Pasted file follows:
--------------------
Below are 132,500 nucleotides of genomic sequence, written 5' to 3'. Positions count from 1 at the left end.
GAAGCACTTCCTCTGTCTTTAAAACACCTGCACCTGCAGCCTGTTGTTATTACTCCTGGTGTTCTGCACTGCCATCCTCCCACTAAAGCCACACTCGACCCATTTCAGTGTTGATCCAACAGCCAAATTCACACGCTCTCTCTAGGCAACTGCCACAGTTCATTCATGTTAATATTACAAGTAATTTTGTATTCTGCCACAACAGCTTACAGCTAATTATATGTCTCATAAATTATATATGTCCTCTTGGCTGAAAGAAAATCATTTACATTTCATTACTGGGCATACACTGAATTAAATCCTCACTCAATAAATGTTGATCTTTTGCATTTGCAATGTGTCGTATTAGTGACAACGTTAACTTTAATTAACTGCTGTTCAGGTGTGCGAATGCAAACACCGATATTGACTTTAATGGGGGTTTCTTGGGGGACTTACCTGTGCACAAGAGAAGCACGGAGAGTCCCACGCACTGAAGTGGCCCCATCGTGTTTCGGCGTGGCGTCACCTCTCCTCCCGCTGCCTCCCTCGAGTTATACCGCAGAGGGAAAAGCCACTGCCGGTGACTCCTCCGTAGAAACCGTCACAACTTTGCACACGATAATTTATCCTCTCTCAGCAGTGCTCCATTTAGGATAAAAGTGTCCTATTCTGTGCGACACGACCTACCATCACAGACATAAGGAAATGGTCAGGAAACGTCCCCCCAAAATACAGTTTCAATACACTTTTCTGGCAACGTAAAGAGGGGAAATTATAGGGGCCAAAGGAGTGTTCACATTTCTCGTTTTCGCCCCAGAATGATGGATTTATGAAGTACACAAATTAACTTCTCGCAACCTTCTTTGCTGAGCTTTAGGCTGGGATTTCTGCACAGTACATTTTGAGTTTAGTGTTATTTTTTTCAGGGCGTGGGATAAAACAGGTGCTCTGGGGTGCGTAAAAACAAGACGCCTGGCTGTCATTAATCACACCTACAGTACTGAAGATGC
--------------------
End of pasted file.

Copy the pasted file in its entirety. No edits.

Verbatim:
Below are 132,500 nucleotides of genomic sequence, written 5' to 3'. Positions count from 1 at the left end.
GAAGCACTTCCTCTGTCTTTAAAACACCTGCACCTGCAGCCTGTTGTTATTACTCCTGGTGTTCTGCACTGCCATCCTCCCACTAAAGCCACACTCGACCCATTTCAGTGTTGATCCAACAGCCAAATTCACACGCTCTCTCTAGGCAACTGCCACAGTTCATTCATGTTAATATTACAAGTAATTTTGTATTCTGCCACAACAGCTTACAGCTAATTATATGTCTCATAAATTATATATGTCCTCTTGGCTGAAAGAAAATCATTTACATTTCATTACTGGGCATACACTGAATTAAATCCTCACTCAATAAATGTTGATCTTTTGCATTTGCAATGTGTCGTATTAGTGACAACGTTAACTTTAATTAACTGCTGTTCAGGTGTGCGAATGCAAACACCGATATTGACTTTAATGGGGGTTTCTTGGGGGACTTACCTGTGCACAAGAGAAGCACGGAGAGTCCCACGCACTGAAGTGGCCCCATCGTGTTTCGGCGTGGCGTCACCTCTCCTCCCGCTGCCTCCCTCGAGTTATACCGCAGAGGGAAAAGCCACTGCCGGTGACTCCTCCGTAGAAACCGTCACAACTTTGCACACGATAATTTATCCTCTCTCAGCAGTGCTCCATTTAGGATAAAAGTGTCCTATTCTGTGCGACACGACCTACCATCACAGACATAAGGAAATGGTCAGGAAACGTCCCCCCAAAATACAGTTTCAATACACTTTTCTGGCAACGTAAAGAGGGGAAATTATAGGGGCCAAAGGAGTGTTCACATTTCTCGTTTTCGCCCCAGAATGATGGATTTATGAAGTACACAAATTAACTTCTCGCAACCTTCTTTGCTGAGCTTTAGGCTGGGATTTCTGCACAGTACATTTTGAGTTTAGTGTTATTTTTTTCAGGGCGTGGGATAAAACAGGTGCTCTGGGGTGCGTAAAAACAAGACGCCTGGCTGTCATTAATCACACCTACAGTACTGAAGATGC